Multiple Linux Systems on One ZFS Pool

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ZFS is a volume manager in addition to a filesystem. Traditional volume managers are essentially virtual RAID systems. LVM, for instance, allows you to combine several block devices into one block device, which you can then partition as normal. ZFS’s main filesystem concept, known as “datasets”, are different though. A ZFS pool isn’t a block device that needs to be formatted and partitioned, and datasets aren’t partitions formatted with filesystems. Rather, ZFS abstracts all of that away. A dataset is just a logical filesystem managed by the ZFS pool, and all datasets in the pool share the space provided by all the underlying block devices.

So if you ever need multiple Linux systems on one hard drive (or any group of block devices), they can all share space if you simply install each one in its own dataset in the same ZFS pool. In this post, I’ll be doing this with two NixOS installations, but in theory it would work with any Linux distros that support a ZFS root filesystem.

This post assumes you already have NixOS installed on ZFS. I described how I did this in another post, including encryption and encrypted /boot. Once you have this, there’s not even any need for a live CD; you can do everything from the main system, at least with NixOS.

First, create the ZFS dataset that the new system will be installed on.

$ zfs create zroot/new-system -o mountpoint=legacy
$ mount -t zfs zroot/new-system /mnt

Unfortunately, we do need to let NixOS try to install Grub, since the grub.cfg is needed, and Grub will complain that /boot is not an EFI partition. The easiest way to fix this is to trick Grub by creating a small zvol, formatting it to FAT32, and pointing efiSysMountPoint at it. Grub will install itself there, and it’ll just end up completely ignored, since the main system’s Grub will be in charge.

$ zfs create -V 50M zroot/new-system/fake-efi
$ gdisk /dev/zvol/zroot/new-system/fake-efi
# Create a GPT and a single partition taking the 
# entire drive, with partition type hex code: ef00
$ mkfs.fat /dev/zvol/zroot/new-system/fake-efi-part1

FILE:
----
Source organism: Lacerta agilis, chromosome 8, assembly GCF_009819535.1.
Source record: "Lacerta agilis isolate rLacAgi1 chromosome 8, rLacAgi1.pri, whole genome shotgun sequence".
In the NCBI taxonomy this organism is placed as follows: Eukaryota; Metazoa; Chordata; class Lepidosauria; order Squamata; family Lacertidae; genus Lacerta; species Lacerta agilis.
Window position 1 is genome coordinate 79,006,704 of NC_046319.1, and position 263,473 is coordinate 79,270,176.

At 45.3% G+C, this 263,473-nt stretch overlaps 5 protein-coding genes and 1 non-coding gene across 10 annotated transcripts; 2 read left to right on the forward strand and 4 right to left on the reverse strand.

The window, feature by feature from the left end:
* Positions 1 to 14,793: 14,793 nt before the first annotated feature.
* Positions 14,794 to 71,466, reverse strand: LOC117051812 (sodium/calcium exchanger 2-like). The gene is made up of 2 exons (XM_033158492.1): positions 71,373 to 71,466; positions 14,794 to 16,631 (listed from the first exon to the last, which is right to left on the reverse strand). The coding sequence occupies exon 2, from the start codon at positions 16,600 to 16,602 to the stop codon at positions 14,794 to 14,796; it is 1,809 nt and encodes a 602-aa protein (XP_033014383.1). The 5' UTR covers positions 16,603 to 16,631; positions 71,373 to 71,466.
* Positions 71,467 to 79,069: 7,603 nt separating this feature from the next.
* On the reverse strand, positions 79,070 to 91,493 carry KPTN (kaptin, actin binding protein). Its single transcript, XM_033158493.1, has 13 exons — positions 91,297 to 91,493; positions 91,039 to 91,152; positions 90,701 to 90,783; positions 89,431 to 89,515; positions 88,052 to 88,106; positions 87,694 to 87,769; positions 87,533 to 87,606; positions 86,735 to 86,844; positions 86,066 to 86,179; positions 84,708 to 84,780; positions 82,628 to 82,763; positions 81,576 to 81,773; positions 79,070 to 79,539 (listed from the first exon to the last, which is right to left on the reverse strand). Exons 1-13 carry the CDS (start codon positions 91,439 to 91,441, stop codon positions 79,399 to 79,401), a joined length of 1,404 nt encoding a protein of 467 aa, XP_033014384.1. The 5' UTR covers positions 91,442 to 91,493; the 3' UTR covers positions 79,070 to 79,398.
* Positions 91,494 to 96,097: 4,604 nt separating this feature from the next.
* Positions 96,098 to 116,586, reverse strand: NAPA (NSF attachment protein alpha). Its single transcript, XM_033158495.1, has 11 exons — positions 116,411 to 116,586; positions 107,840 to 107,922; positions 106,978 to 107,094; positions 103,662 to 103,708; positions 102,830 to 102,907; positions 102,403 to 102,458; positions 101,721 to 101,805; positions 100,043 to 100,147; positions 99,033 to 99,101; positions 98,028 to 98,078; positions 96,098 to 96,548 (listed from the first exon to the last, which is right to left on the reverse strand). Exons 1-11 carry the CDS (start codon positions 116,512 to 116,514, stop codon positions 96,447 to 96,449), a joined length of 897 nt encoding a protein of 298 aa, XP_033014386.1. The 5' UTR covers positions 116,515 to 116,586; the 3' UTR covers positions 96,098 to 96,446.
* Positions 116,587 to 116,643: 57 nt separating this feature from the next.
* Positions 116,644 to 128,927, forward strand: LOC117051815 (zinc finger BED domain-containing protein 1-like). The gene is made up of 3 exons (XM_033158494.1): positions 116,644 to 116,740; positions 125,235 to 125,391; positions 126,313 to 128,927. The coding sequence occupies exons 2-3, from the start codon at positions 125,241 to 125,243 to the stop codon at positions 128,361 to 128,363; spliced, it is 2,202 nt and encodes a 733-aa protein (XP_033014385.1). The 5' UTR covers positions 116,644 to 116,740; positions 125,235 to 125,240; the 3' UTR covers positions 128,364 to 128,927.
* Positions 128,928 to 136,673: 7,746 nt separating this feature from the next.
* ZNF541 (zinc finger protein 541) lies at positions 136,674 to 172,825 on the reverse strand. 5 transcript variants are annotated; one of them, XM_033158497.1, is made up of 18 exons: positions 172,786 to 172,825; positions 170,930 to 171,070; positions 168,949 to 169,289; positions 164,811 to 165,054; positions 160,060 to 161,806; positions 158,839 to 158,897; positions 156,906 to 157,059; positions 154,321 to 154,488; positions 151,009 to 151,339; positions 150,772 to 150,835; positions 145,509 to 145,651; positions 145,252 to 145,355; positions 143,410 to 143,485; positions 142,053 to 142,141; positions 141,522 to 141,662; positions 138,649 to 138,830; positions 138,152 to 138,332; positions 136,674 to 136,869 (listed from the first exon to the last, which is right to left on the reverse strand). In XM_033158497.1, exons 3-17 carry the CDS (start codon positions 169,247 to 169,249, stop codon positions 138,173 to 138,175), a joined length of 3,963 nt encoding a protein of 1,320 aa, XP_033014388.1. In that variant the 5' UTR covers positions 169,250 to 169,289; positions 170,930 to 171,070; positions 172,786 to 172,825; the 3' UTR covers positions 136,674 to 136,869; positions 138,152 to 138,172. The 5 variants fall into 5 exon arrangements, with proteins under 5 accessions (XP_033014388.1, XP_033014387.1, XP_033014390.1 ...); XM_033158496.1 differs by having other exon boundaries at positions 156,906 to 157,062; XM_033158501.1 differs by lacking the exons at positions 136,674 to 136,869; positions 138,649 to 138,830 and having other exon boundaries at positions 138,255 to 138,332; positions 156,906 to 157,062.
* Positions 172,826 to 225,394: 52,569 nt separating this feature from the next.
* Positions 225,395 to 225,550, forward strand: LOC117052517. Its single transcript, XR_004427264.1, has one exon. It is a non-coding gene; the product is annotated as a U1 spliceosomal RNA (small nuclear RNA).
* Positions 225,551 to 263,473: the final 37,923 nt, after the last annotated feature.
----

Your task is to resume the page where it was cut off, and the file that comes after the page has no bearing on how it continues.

$ mkdir /mnt/efi
$ mount /dev/zvol/zroot/new-system/fake-efi-part1 /mnt/efi

Now generate the NixOS config. But it needs a few edits.

$ nixos-generate-config --root /mnt

Edit /mnt/etc/nixos/configuration.nix to boot from ZFS, in the same way as your main system. For me, with LUKS, this meant copying my extra initrd to the new /mnt/boot and replacing the default boot.loader lines with this:

  boot.initrd.luks.devices.zroot = {
    device = "/dev/disk/by-uuid/YOUR_UUID_HERE";
    keyFile = "/keyfile.bin";

  boot.loader.grub = {
    device = "nodev";
    efiSupport = true;
    extraInitrd = "/boot/initrd.keys.gz";
    enableCryptodisk = true;
    zfsSupport = true;
    efiInstallAsRemovable = true;
    forceInstall = true;
  boot.loader.efi.efiSysMountPoint = "/efi";

  networking.hostId = "75c7b830";

Of course don’t forget to create a new networking.hostId for the new system. I got mine from openssl rand -hex 4. Some of the Grub configuration above may not be necessary, since the Grub installed by the new system won’t actually be used, but I didn’t take the time to figure out what is unneeded.

The last change required for /mnt/etc/nixos/configuration.nix has to do with the fake EFI zvol. nixos-generate-config more than likely set its device to something like /dev/zd0p1 or something. This might work, but ZFS provides no guarantees that a zvol will always be given the same name in /dev. So this value needs to be overridden manually. Luckily NixOS provides mkForce to override the autogenerated definition, without having to edit the hardware config everytime it’s regenerated. Add this to /mnt/etc/nixos/configuration.nix:

  fileSystems."/efi".device = pkgs.lib.mkForce "/dev/zvol/zroot/new-system/fake-efi-part1";

That should be enough to install NixOS on this dataset.

$ nixos-install --root /mnt

Finally, we just need to teach the Grub installed by the main system how to boot the other system. I just added a custom menuentry that loads the new system’s grub.cfg. You could in theory have the new system install Grub to your actual ESP alongside the main system’s Grub and use Grub’s chainloader command in the main grub.cfg to load the new system’s boot loader directly. But I couldn’t quite figure out how to accomplish this, and it would have required a second LUKS password prompt from the second Grub anyway, which I find very undesirable.

  boot.loader.grub.extraEntries = ''
    menuentry "New System" {
      search --set=drive1 --label zroot
      configfile ($drive1)//new-system/@/boot/grub/grub.cfg

Adding this to your main system’s configuration.nix will add the new system’s Grub menu under a submenu to the main system’s Grub menu. nixos-rebuild the main system, reboot, and you should see a New System menu entry that will bring you to the new system’s Grub menu, from which you can boot the new system.

So that’s two NixOS systems on the same ZFS pool! Eventually, I plan to use this as the basis for dual booting macOS on my MacBook (hear me out). I want to have macOS running on a zvol that’s managed by NixOS in order to get all the benefits of ZFS, like snapshots and znapzend. So I’m planning on virtualizing macOS and passing hardware like USB and the GPU through directly with VFIO. But that’s a post for another time.